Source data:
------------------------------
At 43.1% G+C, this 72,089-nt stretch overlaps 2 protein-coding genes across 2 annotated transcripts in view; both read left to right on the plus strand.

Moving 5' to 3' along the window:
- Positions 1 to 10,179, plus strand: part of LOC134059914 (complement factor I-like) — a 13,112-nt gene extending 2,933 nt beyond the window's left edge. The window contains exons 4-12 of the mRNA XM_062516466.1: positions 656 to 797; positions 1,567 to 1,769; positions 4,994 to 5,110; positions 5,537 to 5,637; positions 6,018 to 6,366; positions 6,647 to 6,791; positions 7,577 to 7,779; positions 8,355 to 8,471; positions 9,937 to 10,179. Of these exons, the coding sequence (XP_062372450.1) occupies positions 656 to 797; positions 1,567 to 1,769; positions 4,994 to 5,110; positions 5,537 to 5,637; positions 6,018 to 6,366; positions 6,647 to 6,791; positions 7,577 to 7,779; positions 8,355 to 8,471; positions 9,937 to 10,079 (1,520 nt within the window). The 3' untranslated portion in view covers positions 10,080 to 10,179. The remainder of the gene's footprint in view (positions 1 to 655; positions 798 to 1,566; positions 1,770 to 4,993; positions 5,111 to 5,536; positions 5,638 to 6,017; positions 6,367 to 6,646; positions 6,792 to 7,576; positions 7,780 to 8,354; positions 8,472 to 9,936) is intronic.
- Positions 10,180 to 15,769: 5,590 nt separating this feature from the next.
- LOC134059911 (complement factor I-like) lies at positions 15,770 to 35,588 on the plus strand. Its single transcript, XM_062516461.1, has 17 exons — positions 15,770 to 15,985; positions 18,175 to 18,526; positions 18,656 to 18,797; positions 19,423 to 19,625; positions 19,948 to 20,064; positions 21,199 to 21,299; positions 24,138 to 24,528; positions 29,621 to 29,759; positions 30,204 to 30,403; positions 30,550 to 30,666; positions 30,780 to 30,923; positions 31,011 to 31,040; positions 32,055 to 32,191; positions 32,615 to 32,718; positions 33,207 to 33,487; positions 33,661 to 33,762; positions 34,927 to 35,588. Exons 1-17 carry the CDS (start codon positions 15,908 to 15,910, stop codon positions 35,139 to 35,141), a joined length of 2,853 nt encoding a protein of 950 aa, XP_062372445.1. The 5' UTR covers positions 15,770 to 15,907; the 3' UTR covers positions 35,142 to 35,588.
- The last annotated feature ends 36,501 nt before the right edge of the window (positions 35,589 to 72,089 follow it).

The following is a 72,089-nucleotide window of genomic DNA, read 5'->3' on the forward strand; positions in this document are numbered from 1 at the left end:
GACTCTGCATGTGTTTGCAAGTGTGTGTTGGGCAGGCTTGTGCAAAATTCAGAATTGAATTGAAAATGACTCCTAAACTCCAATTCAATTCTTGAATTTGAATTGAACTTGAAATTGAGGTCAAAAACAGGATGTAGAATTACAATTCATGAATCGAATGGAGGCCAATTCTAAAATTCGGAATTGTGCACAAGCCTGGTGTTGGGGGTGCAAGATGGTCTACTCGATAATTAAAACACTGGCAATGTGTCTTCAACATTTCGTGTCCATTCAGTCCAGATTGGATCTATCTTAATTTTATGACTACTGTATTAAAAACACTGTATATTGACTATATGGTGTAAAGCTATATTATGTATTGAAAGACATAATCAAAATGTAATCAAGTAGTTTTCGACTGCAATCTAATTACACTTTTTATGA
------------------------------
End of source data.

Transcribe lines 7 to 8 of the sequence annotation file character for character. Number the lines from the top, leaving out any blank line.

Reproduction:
The following is a 72,089-nucleotide window of genomic DNA, read 5'->3' on the forward strand; positions in this document are numbered from 1 at the left end:
GACTCTGCATGTGTTTGCAAGTGTGTGTTGGGCAGGCTTGTGCAAAATTCAGAATTGAATTGAAAATGACTCCTAAACTCCAATTCAATTCTTGAATTTGAATTGAACTTGAAATTGAGGTCAAAAACAGGATGTAGAATTACAATTCATGAATCGAATGGAGGCCAATTCTAAAATTCGGAATTGTGCACAAGCCTGGTGTTGGGGGTGCAAGATGGTCTACTCGATAATTAAAACACTGGCAATGTGTCTTCAACATTTCGTGTCCATTCAGTCCAGATTGGATCTATCTTAATTTTATGACTACTGTATTAAAAACACTGTATATTGACTATATGGTGTAAAGCTATATTATGTATTGAAAGACATAATCAAAATGTAATCAAGTAGTTTTCGACTGCAATCTAATTACACTTTTTATGA